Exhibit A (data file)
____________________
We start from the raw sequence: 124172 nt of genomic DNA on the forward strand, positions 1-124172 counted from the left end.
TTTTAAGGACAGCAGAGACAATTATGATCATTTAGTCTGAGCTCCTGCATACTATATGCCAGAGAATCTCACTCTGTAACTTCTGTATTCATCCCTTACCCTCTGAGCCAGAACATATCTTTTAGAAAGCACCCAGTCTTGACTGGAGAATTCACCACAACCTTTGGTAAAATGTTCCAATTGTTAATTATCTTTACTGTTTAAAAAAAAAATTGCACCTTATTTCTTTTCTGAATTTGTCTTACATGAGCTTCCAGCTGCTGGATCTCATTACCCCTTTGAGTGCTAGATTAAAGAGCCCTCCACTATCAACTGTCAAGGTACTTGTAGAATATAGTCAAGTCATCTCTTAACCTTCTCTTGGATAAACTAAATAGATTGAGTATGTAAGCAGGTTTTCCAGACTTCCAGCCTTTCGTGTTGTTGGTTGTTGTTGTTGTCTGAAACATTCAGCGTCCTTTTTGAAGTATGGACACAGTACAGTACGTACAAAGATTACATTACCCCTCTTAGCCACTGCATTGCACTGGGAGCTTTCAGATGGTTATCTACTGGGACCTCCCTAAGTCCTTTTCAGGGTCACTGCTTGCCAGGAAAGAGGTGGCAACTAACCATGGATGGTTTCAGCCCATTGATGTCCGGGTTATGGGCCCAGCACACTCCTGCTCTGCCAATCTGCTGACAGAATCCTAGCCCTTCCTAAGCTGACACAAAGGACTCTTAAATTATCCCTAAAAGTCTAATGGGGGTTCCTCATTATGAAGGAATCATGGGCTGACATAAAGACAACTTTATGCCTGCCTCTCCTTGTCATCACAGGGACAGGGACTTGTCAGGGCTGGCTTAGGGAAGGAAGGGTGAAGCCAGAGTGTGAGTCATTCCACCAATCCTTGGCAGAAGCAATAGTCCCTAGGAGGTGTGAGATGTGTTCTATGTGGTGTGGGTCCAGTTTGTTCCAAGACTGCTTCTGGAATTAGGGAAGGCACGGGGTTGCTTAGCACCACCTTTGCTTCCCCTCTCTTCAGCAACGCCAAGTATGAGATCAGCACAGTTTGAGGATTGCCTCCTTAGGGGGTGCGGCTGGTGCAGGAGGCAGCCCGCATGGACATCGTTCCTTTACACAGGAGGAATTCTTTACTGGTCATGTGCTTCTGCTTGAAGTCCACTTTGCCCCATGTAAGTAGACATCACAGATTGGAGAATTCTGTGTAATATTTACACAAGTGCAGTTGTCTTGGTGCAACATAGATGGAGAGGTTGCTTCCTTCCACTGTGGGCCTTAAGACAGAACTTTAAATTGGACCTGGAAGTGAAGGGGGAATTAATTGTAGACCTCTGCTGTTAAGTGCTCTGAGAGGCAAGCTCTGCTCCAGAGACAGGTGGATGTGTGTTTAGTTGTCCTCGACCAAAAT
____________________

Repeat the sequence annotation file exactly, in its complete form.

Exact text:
We start from the raw sequence: 124172 nt of genomic DNA on the forward strand, positions 1-124172 counted from the left end.
TTTTAAGGACAGCAGAGACAATTATGATCATTTAGTCTGAGCTCCTGCATACTATATGCCAGAGAATCTCACTCTGTAACTTCTGTATTCATCCCTTACCCTCTGAGCCAGAACATATCTTTTAGAAAGCACCCAGTCTTGACTGGAGAATTCACCACAACCTTTGGTAAAATGTTCCAATTGTTAATTATCTTTACTGTTTAAAAAAAAAATTGCACCTTATTTCTTTTCTGAATTTGTCTTACATGAGCTTCCAGCTGCTGGATCTCATTACCCCTTTGAGTGCTAGATTAAAGAGCCCTCCACTATCAACTGTCAAGGTACTTGTAGAATATAGTCAAGTCATCTCTTAACCTTCTCTTGGATAAACTAAATAGATTGAGTATGTAAGCAGGTTTTCCAGACTTCCAGCCTTTCGTGTTGTTGGTTGTTGTTGTTGTCTGAAACATTCAGCGTCCTTTTTGAAGTATGGACACAGTACAGTACGTACAAAGATTACATTACCCCTCTTAGCCACTGCATTGCACTGGGAGCTTTCAGATGGTTATCTACTGGGACCTCCCTAAGTCCTTTTCAGGGTCACTGCTTGCCAGGAAAGAGGTGGCAACTAACCATGGATGGTTTCAGCCCATTGATGTCCGGGTTATGGGCCCAGCACACTCCTGCTCTGCCAATCTGCTGACAGAATCCTAGCCCTTCCTAAGCTGACACAAAGGACTCTTAAATTATCCCTAAAAGTCTAATGGGGGTTCCTCATTATGAAGGAATCATGGGCTGACATAAAGACAACTTTATGCCTGCCTCTCCTTGTCATCACAGGGACAGGGACTTGTCAGGGCTGGCTTAGGGAAGGAAGGGTGAAGCCAGAGTGTGAGTCATTCCACCAATCCTTGGCAGAAGCAATAGTCCCTAGGAGGTGTGAGATGTGTTCTATGTGGTGTGGGTCCAGTTTGTTCCAAGACTGCTTCTGGAATTAGGGAAGGCACGGGGTTGCTTAGCACCACCTTTGCTTCCCCTCTCTTCAGCAACGCCAAGTATGAGATCAGCACAGTTTGAGGATTGCCTCCTTAGGGGGTGCGGCTGGTGCAGGAGGCAGCCCGCATGGACATCGTTCCTTTACACAGGAGGAATTCTTTACTGGTCATGTGCTTCTGCTTGAAGTCCACTTTGCCCCATGTAAGTAGACATCACAGATTGGAGAATTCTGTGTAATATTTACACAAGTGCAGTTGTCTTGGTGCAACATAGATGGAGAGGTTGCTTCCTTCCACTGTGGGCCTTAAGACAGAACTTTAAATTGGACCTGGAAGTGAAGGGGGAATTAATTGTAGACCTCTGCTGTTAAGTGCTCTGAGAGGCAAGCTCTGCTCCAGAGACAGGTGGATGTGTGTTTAGTTGTCCTCGACCAAAAT